Sierra Club, GASP ‘threatening the economic livelihood of Alabama’s own businesses’
During these times of unrest and uncertainty, Alabamians understand the importance of protecting jobs firsthand and maintaining the resources that fuel our economy.
It is disheartening to see activist groups take advantage of a global pandemic to promote their shortsighted political agenda through threatening the economic livelihood of Alabama’s own businesses.
Recently, we witnessed lawsuits filed by the Sierra Club and the Greater-Birmingham Alliance to Stop Pollution (GASP) against the state over air and water permits for Plant Barry, an electric generating plant north of Mobile. Plant Barry is one of the state’s largest power plants and a significant source of electricity for families and businesses across the area. The plant provides power to major industrial operations in south Alabama, as well as to national defense contractors such as Austal.
Today, Plant Barry is complying with all air and water rules set forth by state regulators. Despite this, the Sierra Club and GASP are still fighting to see that south Alabama lose its largest source of electricity and the more than the 300 jobs provided by Plant Barry.
According to Alabama Power’s spokesperson Michael Sznajderman, “Plant Barry is an important part of Alabama Power’s generating fleet, providing the state with safe, reliable and affordable energy, with capacity to serve as many as 590,000 homes. Plant Barry also supplies energy to key industries that are vital to Alabama’s workforce and economy, and it does so in compliance with all applicable environmental rules and regulations.”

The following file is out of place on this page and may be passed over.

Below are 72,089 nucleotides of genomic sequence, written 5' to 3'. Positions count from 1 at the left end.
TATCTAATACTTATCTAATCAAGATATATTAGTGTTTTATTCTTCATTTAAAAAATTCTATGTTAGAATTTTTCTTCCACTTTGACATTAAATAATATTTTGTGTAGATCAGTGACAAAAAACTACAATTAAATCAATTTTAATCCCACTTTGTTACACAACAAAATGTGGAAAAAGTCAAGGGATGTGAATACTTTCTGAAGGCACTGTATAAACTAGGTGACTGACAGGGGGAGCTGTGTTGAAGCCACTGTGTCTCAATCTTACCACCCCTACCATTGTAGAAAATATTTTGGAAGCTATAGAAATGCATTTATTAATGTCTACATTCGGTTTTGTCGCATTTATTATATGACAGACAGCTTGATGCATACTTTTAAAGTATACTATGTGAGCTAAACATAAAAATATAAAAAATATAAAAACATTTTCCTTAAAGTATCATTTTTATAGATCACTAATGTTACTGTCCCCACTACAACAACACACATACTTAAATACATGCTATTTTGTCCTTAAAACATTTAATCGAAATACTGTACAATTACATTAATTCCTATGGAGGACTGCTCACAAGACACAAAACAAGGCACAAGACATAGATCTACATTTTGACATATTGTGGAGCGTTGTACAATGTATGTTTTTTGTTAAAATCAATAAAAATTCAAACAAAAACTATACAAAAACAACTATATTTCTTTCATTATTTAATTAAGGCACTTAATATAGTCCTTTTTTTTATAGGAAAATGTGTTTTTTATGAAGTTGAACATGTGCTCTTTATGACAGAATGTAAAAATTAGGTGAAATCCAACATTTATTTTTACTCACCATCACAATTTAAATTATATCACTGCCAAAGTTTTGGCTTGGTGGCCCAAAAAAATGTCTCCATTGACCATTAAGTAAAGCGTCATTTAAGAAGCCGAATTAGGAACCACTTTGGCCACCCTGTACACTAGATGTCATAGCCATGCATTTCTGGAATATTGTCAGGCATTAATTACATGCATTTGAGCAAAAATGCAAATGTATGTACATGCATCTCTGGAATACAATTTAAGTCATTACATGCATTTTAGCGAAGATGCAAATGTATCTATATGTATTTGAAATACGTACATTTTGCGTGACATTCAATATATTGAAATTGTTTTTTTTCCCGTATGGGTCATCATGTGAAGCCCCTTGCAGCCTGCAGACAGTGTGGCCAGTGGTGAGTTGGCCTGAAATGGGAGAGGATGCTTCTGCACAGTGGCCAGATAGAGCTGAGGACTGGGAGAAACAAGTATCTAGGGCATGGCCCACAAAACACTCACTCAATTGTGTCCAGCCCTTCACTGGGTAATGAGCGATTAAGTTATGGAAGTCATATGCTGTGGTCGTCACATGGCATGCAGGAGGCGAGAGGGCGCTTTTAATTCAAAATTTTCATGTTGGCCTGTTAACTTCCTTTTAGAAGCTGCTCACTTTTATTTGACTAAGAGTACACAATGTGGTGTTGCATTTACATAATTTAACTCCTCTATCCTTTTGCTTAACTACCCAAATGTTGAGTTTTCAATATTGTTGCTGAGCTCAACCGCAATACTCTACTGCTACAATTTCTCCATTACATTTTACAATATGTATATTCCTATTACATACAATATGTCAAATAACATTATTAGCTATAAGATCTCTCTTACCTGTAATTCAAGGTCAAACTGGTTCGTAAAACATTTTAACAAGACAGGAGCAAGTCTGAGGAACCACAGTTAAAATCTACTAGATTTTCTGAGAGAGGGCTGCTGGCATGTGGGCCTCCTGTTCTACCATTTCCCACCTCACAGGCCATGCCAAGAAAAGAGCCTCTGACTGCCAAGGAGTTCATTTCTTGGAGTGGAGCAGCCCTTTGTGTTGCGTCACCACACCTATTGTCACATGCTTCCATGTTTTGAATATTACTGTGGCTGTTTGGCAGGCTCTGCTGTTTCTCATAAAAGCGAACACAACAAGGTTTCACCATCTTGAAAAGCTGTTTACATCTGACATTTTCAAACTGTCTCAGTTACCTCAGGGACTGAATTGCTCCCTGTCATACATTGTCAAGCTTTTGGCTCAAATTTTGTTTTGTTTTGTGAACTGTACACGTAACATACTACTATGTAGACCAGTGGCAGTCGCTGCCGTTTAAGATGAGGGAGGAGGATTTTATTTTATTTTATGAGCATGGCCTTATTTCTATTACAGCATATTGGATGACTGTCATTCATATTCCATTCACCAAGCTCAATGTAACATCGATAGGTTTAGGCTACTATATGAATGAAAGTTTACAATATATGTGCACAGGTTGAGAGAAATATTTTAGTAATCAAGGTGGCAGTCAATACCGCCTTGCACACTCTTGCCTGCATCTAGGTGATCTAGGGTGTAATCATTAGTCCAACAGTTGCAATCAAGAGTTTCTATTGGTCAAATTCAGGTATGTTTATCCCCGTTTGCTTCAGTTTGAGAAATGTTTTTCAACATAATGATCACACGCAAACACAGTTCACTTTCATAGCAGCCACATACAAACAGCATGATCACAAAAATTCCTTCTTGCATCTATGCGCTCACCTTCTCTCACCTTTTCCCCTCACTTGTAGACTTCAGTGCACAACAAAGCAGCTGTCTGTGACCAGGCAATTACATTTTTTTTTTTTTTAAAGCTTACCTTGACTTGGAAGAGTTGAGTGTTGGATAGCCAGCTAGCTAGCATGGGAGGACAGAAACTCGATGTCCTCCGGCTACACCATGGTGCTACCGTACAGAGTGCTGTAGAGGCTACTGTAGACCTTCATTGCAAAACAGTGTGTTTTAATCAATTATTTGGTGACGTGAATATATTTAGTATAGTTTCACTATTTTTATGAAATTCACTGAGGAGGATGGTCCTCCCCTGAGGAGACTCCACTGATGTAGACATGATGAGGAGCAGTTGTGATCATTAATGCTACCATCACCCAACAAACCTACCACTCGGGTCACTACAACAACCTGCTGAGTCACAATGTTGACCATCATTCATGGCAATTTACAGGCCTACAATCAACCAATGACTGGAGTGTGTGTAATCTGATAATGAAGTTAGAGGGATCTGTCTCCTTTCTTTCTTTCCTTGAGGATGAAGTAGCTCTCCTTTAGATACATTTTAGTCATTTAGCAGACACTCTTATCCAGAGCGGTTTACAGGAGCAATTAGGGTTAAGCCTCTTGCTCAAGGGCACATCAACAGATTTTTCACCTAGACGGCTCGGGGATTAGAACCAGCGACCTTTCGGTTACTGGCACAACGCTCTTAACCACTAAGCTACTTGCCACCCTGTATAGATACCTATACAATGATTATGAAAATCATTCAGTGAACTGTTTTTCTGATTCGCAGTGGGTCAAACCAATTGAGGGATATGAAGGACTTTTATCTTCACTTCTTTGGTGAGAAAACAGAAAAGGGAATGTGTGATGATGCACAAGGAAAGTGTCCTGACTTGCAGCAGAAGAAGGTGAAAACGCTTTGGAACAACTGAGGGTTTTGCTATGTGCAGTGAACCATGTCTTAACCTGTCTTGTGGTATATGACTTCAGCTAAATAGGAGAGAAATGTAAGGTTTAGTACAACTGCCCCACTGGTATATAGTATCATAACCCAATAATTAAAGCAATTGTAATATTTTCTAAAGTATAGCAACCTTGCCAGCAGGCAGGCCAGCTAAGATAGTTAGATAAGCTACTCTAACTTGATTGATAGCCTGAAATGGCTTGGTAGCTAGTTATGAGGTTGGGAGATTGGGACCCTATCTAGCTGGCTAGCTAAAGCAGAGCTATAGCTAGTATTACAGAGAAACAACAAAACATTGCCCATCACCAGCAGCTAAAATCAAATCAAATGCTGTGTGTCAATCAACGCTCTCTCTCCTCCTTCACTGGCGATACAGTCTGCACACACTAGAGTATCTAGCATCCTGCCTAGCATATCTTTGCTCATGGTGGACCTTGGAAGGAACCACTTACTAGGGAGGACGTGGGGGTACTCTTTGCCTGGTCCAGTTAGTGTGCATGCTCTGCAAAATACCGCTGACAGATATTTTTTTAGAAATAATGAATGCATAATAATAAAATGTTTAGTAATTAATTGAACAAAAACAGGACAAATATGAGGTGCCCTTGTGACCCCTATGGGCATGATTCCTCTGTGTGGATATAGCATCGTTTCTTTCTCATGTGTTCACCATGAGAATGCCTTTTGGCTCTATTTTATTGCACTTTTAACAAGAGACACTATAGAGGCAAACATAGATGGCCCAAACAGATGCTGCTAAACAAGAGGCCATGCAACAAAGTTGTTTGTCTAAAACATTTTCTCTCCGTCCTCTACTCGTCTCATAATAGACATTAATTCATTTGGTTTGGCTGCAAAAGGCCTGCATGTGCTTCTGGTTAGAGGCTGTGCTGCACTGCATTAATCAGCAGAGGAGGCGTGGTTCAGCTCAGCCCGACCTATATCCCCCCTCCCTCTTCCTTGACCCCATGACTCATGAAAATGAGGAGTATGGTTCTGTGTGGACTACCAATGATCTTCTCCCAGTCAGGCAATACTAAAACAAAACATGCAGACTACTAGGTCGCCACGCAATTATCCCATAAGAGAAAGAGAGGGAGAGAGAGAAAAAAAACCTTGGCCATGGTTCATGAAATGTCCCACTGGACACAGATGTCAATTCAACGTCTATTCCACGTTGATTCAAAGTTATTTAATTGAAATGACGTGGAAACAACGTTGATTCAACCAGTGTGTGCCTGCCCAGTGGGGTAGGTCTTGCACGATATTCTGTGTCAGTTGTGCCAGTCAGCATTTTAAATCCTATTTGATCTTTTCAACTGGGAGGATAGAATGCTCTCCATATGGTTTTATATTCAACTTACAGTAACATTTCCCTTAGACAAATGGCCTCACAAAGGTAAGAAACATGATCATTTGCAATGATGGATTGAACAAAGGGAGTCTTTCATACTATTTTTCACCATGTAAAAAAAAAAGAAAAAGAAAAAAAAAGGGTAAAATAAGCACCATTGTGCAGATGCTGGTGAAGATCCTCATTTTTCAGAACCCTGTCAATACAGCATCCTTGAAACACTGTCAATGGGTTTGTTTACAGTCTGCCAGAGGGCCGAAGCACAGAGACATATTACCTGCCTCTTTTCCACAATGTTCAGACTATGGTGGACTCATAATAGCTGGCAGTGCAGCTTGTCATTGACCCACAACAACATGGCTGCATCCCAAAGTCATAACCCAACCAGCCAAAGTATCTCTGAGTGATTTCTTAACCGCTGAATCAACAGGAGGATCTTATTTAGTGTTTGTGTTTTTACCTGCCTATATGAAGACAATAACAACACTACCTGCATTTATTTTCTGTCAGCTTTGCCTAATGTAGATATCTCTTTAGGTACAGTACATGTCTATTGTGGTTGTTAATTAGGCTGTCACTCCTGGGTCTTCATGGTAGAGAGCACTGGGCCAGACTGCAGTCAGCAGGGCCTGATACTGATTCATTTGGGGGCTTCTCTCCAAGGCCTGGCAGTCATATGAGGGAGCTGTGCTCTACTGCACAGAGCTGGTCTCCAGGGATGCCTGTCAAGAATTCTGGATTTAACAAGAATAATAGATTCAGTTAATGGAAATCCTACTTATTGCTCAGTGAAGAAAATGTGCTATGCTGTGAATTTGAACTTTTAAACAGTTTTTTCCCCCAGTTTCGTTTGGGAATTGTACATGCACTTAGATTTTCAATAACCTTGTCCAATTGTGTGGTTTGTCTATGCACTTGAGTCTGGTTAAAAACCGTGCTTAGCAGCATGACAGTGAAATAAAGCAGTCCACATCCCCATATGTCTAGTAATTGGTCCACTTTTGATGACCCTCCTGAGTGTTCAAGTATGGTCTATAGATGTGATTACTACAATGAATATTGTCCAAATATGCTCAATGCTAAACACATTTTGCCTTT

The Sierra Club, which is based out of San Francisco, California, does not represent Alabama thinking or values. It is troubling to see out-of-state activists groups working to influence our state’s power supply and its workers.
The Sierra Club has advocated for years to shut down coal-fired power completely, and it has become apparent that GASP agrees. Further, the groups have rebuked the burning of natural gas as well, arguing earlier this year to the Alabama Public Service Commission that Alabama Power should not be allowed to expand its power portfolio to meet customer demand in the winter.
This is a time to work together to address issues and solve problems, not to promote extreme political issues.
John H. Merrill is currently serving as Alabama’s 53rd secretary of state